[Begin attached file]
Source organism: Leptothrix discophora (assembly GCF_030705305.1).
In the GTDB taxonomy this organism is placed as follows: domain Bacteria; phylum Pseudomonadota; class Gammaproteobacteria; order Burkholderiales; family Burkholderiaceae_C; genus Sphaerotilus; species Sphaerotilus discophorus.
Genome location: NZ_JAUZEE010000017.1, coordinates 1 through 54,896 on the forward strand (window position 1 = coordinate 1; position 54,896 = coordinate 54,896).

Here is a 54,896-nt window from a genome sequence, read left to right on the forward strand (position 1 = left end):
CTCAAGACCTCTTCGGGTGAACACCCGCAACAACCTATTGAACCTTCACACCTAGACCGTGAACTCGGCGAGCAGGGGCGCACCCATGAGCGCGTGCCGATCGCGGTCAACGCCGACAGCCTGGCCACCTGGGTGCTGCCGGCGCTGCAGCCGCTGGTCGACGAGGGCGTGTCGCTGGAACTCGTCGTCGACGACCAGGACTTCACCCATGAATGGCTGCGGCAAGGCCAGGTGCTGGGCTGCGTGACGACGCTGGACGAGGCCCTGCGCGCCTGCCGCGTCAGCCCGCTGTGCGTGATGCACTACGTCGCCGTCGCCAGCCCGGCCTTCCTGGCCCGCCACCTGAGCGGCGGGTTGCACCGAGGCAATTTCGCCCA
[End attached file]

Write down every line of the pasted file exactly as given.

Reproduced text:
Source organism: Leptothrix discophora (assembly GCF_030705305.1).
In the GTDB taxonomy this organism is placed as follows: domain Bacteria; phylum Pseudomonadota; class Gammaproteobacteria; order Burkholderiales; family Burkholderiaceae_C; genus Sphaerotilus; species Sphaerotilus discophorus.
Genome location: NZ_JAUZEE010000017.1, coordinates 1 through 54,896 on the forward strand (window position 1 = coordinate 1; position 54,896 = coordinate 54,896).

Here is a 54,896-nt window from a genome sequence, read left to right on the forward strand (position 1 = left end):
CTCAAGACCTCTTCGGGTGAACACCCGCAACAACCTATTGAACCTTCACACCTAGACCGTGAACTCGGCGAGCAGGGGCGCACCCATGAGCGCGTGCCGATCGCGGTCAACGCCGACAGCCTGGCCACCTGGGTGCTGCCGGCGCTGCAGCCGCTGGTCGACGAGGGCGTGTCGCTGGAACTCGTCGTCGACGACCAGGACTTCACCCATGAATGGCTGCGGCAAGGCCAGGTGCTGGGCTGCGTGACGACGCTGGACGAGGCCCTGCGCGCCTGCCGCGTCAGCCCGCTGTGCGTGATGCACTACGTCGCCGTCGCCAGCCCGGCCTTCCTGGCCCGCCACCTGAGCGGCGGGTTGCACCGAGGCAATTTCGCCCA